For years I took my time and delayed working in a hospital for a ton of reasons. But when I finally made the decision and began my first week in the ward, I felt a gnawing apprehension take over me as I lay awake in bed after a grueling shift. Nurses are supposed to care. It’s what we do. But most importantly, it’s what we feel.
This might already be you
There is a real danger when caring begins to lose its emotional dimension and becomes nothing but a verb. The moment it does, we all simply go through the motions and follow protocols, hand in reports, take vital signs, give medications, and do everything else like unfeeling robots eager to just finish the job, end the shift and move on. This usually happens when, to the well-seasoned nurse, the ubiquitous air of anxiety, distress and sadness in the hospital becomes routine and commonplace. Familiarity breeds apathy. If you come face to face with pain every single day, you’ll need a much larger dose of it to make you feel again.
“The opposite of love is not hate, it’s indifference. The opposite of art is not ugliness, it’s indifference. The opposite of faith is not heresy, it’s indifference. And the opposite of life is not death, it’s indifference.”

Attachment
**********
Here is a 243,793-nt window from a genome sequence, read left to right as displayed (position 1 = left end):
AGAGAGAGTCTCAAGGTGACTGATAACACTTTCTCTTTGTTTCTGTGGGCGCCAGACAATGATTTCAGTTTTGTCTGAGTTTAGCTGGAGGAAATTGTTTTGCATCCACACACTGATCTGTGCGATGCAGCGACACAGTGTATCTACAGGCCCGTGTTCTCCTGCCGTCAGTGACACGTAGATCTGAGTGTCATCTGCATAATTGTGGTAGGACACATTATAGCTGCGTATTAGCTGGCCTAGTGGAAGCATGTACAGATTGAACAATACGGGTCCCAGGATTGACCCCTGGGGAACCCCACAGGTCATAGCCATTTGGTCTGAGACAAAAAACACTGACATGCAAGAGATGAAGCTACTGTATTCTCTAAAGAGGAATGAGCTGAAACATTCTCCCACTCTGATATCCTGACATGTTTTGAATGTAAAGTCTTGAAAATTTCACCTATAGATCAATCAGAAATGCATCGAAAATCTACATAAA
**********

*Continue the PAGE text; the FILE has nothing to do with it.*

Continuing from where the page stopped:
― Elie Wiesel
But we need it to cope
We cannot experience the full intensity of every grief that enters the hospital day after day. It’s flat out destructive, and to begin with, it’s not exactly possible. God only knows how many healthcare workers would die of depression if this actually happened. But what we need is a healthy level of emotional distance – not passivity.
Indifference destroys vocation unlike any other intangible force, for the reason that it shakes the very core of our motivation for doing what we do. The drive that enables us to get up in the morning, show up to work, and be completely and wholeheartedly present in every single moment of that eight (or twelve) – hour shift shuts down and the only thing that keeps us going is obligation, necessity, or the need to get by. And of course, three seconds later, we’re shattered and exhausted and we wonder why.
A year ago today
A year ago today, I cared more. But the truth is, nearly everyone from every walk of life cared more, too. And realizing and acknowledging this human tendency is the first step in overcoming it.